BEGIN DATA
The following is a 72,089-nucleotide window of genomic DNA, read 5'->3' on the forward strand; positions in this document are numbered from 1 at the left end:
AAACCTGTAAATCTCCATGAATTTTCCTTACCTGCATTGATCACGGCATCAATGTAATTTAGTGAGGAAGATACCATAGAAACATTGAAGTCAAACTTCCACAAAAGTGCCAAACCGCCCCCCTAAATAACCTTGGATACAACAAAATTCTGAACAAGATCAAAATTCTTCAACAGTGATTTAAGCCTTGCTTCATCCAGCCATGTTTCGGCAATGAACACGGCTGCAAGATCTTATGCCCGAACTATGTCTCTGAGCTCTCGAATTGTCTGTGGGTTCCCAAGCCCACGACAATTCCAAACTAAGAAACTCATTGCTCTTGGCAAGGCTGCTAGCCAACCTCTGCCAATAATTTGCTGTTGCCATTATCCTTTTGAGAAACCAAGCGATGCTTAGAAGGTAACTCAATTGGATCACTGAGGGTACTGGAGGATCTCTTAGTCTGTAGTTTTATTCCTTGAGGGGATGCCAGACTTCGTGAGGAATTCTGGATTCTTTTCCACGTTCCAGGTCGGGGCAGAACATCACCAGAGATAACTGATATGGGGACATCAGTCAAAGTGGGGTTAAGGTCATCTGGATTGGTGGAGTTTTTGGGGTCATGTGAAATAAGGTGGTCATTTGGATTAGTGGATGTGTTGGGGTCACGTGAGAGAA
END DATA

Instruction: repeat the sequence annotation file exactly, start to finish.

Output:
The following is a 72,089-nucleotide window of genomic DNA, read 5'->3' on the forward strand; positions in this document are numbered from 1 at the left end:
AAACCTGTAAATCTCCATGAATTTTCCTTACCTGCATTGATCACGGCATCAATGTAATTTAGTGAGGAAGATACCATAGAAACATTGAAGTCAAACTTCCACAAAAGTGCCAAACCGCCCCCCTAAATAACCTTGGATACAACAAAATTCTGAACAAGATCAAAATTCTTCAACAGTGATTTAAGCCTTGCTTCATCCAGCCATGTTTCGGCAATGAACACGGCTGCAAGATCTTATGCCCGAACTATGTCTCTGAGCTCTCGAATTGTCTGTGGGTTCCCAAGCCCACGACAATTCCAAACTAAGAAACTCATTGCTCTTGGCAAGGCTGCTAGCCAACCTCTGCCAATAATTTGCTGTTGCCATTATCCTTTTGAGAAACCAAGCGATGCTTAGAAGGTAACTCAATTGGATCACTGAGGGTACTGGAGGATCTCTTAGTCTGTAGTTTTATTCCTTGAGGGGATGCCAGACTTCGTGAGGAATTCTGGATTCTTTTCCACGTTCCAGGTCGGGGCAGAACATCACCAGAGATAACTGATATGGGGACATCAGTCAAAGTGGGGTTAAGGTCATCTGGATTGGTGGAGTTTTTGGGGTCATGTGAAATAAGGTGGTCATTTGGATTAGTGGATGTGTTGGGGTCACGTGAGAGAA